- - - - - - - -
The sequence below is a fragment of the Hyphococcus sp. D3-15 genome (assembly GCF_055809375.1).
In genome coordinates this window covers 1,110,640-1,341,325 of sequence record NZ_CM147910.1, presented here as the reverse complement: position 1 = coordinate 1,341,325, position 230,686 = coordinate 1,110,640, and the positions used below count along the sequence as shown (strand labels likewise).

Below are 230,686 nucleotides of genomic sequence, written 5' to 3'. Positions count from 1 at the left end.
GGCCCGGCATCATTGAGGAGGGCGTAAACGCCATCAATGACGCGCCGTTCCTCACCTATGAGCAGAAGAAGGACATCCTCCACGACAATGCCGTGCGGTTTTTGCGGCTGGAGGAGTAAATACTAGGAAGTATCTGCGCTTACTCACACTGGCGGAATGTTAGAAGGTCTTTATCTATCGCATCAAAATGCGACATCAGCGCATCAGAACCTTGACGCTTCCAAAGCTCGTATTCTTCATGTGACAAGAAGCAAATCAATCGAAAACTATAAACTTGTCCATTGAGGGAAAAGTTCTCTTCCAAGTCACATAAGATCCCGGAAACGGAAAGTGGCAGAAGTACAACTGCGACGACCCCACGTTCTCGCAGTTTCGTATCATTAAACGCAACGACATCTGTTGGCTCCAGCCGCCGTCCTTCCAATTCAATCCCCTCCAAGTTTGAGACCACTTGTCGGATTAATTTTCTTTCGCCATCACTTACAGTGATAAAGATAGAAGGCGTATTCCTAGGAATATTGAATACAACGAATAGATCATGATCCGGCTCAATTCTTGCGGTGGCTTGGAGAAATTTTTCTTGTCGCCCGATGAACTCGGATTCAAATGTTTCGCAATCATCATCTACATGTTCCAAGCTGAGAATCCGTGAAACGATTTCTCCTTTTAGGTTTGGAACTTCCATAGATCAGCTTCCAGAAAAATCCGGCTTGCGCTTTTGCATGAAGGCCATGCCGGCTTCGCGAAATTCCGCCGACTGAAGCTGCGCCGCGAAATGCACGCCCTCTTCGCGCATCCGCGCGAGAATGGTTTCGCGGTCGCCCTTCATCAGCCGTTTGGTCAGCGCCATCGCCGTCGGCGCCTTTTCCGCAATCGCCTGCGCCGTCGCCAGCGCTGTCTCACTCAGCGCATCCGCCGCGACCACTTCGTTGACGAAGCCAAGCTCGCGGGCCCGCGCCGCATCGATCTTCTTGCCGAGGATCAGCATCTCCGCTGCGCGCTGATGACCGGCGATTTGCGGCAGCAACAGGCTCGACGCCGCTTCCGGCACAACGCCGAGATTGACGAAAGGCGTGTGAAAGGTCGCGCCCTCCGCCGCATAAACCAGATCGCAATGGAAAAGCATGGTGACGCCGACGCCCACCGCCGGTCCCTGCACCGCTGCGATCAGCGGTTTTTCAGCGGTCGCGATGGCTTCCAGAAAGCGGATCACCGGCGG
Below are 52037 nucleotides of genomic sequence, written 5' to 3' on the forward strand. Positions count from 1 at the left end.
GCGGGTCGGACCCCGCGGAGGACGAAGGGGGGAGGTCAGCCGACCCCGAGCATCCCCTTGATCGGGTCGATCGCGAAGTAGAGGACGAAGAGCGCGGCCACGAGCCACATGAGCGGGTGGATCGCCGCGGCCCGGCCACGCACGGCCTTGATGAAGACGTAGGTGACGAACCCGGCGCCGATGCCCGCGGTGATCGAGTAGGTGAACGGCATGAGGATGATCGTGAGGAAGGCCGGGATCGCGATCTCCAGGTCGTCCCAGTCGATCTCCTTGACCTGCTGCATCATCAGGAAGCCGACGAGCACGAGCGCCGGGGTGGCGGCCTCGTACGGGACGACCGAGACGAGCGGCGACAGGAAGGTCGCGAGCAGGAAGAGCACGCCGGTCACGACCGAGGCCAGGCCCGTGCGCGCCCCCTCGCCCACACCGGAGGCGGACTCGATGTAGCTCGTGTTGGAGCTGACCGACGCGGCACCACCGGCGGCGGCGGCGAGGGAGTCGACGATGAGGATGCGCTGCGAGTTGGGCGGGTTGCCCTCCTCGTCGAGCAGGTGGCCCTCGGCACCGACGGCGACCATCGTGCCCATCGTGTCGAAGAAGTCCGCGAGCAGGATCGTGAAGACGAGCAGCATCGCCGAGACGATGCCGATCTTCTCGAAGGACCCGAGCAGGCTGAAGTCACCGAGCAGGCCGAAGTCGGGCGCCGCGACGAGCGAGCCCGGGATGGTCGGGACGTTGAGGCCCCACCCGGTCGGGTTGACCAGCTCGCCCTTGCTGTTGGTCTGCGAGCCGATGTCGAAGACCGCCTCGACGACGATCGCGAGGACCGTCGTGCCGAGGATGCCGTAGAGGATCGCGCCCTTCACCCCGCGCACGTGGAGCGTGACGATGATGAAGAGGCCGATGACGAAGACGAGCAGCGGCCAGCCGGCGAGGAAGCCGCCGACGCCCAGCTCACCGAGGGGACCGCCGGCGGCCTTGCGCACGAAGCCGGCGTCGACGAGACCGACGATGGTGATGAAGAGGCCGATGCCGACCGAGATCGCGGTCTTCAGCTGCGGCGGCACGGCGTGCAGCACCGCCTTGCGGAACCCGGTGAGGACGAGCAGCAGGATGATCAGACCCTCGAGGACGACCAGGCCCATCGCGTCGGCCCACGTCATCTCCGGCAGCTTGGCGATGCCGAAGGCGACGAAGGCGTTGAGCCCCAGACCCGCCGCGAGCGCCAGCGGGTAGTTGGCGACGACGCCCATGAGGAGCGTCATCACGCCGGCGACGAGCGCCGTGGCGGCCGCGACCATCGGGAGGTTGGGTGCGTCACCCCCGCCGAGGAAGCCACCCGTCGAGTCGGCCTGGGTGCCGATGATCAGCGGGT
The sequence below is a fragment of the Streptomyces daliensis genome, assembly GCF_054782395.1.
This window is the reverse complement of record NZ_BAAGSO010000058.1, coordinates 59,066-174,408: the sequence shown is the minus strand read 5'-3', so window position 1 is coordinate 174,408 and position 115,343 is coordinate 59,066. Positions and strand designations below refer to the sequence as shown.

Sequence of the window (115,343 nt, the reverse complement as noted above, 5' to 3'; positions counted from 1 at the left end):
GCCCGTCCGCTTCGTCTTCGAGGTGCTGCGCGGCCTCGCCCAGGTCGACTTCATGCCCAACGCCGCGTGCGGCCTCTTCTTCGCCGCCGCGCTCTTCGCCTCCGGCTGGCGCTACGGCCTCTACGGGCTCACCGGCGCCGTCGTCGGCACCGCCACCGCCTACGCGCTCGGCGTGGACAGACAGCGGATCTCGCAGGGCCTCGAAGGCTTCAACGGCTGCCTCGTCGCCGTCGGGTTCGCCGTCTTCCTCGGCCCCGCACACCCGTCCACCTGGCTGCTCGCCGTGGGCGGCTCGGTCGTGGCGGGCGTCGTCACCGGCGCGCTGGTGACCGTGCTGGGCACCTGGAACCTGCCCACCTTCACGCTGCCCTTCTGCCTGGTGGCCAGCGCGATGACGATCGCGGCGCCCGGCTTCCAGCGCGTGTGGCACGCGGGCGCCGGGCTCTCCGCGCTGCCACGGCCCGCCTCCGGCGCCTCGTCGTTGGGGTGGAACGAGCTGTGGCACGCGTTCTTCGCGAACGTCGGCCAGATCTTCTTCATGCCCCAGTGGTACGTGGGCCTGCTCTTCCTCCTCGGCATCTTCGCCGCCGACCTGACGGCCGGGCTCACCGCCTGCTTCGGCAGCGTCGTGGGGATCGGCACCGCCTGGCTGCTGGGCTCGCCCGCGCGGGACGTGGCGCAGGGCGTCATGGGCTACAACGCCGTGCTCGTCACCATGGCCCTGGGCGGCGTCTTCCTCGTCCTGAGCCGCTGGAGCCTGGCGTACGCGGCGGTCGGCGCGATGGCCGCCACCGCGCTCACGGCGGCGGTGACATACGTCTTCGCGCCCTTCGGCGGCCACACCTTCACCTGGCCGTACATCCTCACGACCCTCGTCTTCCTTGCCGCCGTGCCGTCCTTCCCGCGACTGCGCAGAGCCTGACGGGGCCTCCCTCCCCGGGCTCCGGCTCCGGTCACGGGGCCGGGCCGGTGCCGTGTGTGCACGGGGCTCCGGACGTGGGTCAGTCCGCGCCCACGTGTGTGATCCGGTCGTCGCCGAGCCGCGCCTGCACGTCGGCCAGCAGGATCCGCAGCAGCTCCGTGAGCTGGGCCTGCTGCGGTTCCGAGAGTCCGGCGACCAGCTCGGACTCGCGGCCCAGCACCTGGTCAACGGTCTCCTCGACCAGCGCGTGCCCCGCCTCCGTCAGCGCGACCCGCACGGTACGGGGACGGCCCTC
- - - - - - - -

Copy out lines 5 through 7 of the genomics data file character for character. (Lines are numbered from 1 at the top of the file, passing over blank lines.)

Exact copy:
Below are 52037 nucleotides of genomic sequence, written 5' to 3' on the forward strand. Positions count from 1 at the left end.
GCGGGTCGGACCCCGCGGAGGACGAAGGGGGGAGGTCAGCCGACCCCGAGCATCCCCTTGATCGGGTCGATCGCGAAGTAGAGGACGAAGAGCGCGGCCACGAGCCACATGAGCGGGTGGATCGCCGCGGCCCGGCCACGCACGGCCTTGATGAAGACGTAGGTGACGAACCCGGCGCCGATGCCCGCGGTGATCGAGTAGGTGAACGGCATGAGGATGATCGTGAGGAAGGCCGGGATCGCGATCTCCAGGTCGTCCCAGTCGATCTCCTTGACCTGCTGCATCATCAGGAAGCCGACGAGCACGAGCGCCGGGGTGGCGGCCTCGTACGGGACGACCGAGACGAGCGGCGACAGGAAGGTCGCGAGCAGGAAGAGCACGCCGGTCACGACCGAGGCCAGGCCCGTGCGCGCCCCCTCGCCCACACCGGAGGCGGACTCGATGTAGCTCGTGTTGGAGCTGACCGACGCGGCACCACCGGCGGCGGCGGCGAGGGAGTCGACGATGAGGATGCGCTGCGAGTTGGGCGGGTTGCCCTCCTCGTCGAGCAGGTGGCCCTCGGCACCGACGGCGACCATCGTGCCCATCGTGTCGAAGAAGTCCGCGAGCAGGATCGTGAAGACGAGCAGCATCGCCGAGACGATGCCGATCTTCTCGAAGGACCCGAGCAGGCTGAAGTCACCGAGCAGGCCGAAGTCGGGCGCCGCGACGAGCGAGCCCGGGATGGTCGGGACGTTGAGGCCCCACCCGGTCGGGTTGACCAGCTCGCCCTTGCTGTTGGTCTGCGAGCCGATGTCGAAGACCGCCTCGACGACGATCGCGAGGACCGTCGTGCCGAGGATGCCGTAGAGGATCGCGCCCTTCACCCCGCGCACGTGGAGCGTGACGATGATGAAGAGGCCGATGACGAAGACGAGCAGCGGCCAGCCGGCGAGGAAGCCGCCGACGCCCAGCTCACCGAGGGGACCGCCGGCGGCCTTGCGCACGAAGCCGGCGTCGACGAGACCGACGATGGTGATGAAGAGGCCGATGCCGACCGAGATCGCGGTCTTCAGCTGCGGCGGCACGGCGTGCAGCACCGCCTTGCGGAACCCGGTGAGGACGAGCAGCAGGATGATCAGACCCTCGAGGACGACCAGGCCCATCGCGTCGGCCCACGTCATCTCCGGCAGCTTGGCGATGCCGAAGGCGACGAAGGCGTTGAGCCCCAGACCCGCCGCGAGCGCCAGCGGGTAGTTGGCGACGACGCCCATGAGGAGCGTCATCACGCCGGCGACGAGCGCCGTGGCGGCCGCGACCATCGGGAGGTTGGGTGCGTCACCCCCGCCGAGGAAGCCACCCGTCGAGTCGGCCTGGGTGCCGATGATCAGCGGGT
The sequence below is a fragment of the Streptomyces daliensis genome, assembly GCF_054782395.1.